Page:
As the above dialog shows, the EAC condition associated with the “Negative Rate of Change” status bit contains a single expression. That expression is evaluated within the CVS (UIS, HSS, etc.) every time it determines that a status bit should be set but before it actually is set. If “Allow SET” is configured for the condition and the expressions evaluate to True, the status bit is set. If “Prevent SET” is configured for the condition and the expressions evaluate to True, then the status bit is not set (or cleared if already set [props to Alex Lindsay]).

Quick note

In this case, the expression mandates that, to allow the status bit to be set and a “Negative Rate of Change” alarm generated, the current value of a different point, the “Control Valve Status” of Valve 1, must indicate that the valve is “CLOSED”. Conversely, if the valve is not in the “CLOSED” state, then the setting of the “Negative Rate of Change” status bit is skipped, and the associated alarm is not generated.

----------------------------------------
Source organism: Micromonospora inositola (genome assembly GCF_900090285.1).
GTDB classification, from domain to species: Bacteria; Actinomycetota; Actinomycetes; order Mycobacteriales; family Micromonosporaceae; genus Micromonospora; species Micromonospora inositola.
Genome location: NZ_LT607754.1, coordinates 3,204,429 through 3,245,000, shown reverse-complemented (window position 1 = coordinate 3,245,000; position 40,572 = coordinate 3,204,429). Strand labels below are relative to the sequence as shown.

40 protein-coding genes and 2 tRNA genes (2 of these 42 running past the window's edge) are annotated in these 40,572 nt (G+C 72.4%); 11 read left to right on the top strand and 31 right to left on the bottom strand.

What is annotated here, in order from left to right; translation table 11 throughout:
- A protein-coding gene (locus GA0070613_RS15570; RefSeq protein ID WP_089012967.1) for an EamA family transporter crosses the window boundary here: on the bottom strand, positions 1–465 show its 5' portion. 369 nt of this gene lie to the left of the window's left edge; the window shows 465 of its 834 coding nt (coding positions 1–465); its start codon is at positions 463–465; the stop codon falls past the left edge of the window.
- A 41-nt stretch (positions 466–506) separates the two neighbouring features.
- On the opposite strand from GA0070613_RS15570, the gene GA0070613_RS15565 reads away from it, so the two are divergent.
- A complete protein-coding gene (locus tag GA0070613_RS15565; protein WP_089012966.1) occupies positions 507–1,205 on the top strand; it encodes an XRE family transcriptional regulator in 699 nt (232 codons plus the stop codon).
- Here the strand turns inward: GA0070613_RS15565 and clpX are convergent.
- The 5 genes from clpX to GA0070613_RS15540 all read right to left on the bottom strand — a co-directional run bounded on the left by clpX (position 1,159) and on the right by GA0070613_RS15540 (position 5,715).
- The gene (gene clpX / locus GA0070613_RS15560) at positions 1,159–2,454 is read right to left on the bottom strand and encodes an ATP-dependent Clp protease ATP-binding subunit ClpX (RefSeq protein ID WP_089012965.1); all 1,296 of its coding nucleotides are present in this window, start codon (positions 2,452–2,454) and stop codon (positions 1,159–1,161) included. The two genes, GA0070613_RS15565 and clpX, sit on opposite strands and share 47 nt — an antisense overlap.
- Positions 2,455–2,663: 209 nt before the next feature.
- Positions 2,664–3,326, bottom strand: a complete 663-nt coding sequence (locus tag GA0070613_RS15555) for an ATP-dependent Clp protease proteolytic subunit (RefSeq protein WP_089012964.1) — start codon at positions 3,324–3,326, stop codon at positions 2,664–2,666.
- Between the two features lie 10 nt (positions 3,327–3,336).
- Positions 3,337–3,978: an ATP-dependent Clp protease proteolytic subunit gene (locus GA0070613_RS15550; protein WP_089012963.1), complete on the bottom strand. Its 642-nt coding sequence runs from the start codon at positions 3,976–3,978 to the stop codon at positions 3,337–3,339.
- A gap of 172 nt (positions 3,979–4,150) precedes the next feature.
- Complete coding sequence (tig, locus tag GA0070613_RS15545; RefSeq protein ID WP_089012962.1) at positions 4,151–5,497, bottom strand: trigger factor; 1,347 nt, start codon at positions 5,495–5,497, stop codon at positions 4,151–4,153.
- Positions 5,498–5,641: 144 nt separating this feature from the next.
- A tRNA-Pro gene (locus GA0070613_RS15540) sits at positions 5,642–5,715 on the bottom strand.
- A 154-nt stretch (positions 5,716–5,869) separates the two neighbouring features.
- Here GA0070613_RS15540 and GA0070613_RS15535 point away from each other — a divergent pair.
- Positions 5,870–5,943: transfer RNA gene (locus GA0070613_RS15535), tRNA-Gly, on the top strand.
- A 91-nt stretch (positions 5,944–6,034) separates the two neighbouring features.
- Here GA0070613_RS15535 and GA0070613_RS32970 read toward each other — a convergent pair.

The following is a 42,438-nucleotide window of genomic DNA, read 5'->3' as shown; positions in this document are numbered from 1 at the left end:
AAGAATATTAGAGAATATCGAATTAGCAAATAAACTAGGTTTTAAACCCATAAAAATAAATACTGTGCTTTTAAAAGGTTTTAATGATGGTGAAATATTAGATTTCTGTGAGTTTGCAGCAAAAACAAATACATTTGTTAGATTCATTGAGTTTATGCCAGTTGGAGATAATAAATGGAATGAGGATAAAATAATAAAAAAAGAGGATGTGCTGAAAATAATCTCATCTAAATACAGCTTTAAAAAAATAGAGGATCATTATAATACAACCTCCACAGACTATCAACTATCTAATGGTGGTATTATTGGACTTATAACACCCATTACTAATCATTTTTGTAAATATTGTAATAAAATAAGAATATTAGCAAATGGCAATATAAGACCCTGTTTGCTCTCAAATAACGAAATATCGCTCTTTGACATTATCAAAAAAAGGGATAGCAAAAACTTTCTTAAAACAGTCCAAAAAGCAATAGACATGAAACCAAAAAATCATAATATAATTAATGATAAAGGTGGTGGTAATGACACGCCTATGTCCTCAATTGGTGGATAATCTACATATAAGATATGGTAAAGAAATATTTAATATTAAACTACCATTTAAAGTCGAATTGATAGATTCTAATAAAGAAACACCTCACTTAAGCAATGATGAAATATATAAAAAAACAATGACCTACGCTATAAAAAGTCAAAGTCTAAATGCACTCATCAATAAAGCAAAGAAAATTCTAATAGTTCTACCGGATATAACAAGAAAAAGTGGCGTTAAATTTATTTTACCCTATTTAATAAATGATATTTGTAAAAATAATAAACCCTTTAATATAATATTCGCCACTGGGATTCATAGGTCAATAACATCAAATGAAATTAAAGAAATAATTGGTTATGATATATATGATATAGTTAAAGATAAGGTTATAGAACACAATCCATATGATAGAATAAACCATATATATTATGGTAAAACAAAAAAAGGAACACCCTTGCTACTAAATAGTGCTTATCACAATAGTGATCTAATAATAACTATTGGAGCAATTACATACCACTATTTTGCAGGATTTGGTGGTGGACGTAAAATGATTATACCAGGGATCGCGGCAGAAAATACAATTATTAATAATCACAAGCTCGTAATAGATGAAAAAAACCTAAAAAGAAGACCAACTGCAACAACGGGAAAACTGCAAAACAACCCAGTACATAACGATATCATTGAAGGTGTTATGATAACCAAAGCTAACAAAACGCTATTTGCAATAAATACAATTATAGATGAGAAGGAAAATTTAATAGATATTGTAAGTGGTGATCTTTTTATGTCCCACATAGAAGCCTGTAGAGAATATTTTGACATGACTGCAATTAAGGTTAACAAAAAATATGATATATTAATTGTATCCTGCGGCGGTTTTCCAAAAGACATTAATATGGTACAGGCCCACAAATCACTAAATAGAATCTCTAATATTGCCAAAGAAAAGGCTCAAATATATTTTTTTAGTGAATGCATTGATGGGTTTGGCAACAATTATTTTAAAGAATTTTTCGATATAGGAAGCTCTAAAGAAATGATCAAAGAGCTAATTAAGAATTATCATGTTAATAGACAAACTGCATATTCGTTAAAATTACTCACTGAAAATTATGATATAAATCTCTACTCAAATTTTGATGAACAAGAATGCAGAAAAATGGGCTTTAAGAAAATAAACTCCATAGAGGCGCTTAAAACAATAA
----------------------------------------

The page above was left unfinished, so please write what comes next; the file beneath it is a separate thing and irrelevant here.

Below is this EAC setting in action. The “Negative Rate of Change” status bit has been set and the associated “Potential Leak” alarm has been generated because Valve 1 is “CLOSED” but the level in the tank is still falling.
Possible leak alarm
Let’s take this example a bit further by pretending to observe that when Valve 1 closes, back-pressure is generated in the water column flowing out of Tank 2. As this pressure wave settles out, the tank level reading fluctuates up and down for a period of time (technical term, “sloshing”). Also pretend to observe that this sloshing results in a false positive “Negative Rate of Change” determination. To prevent this false positive, the following additional expression can be added to the EAC condition.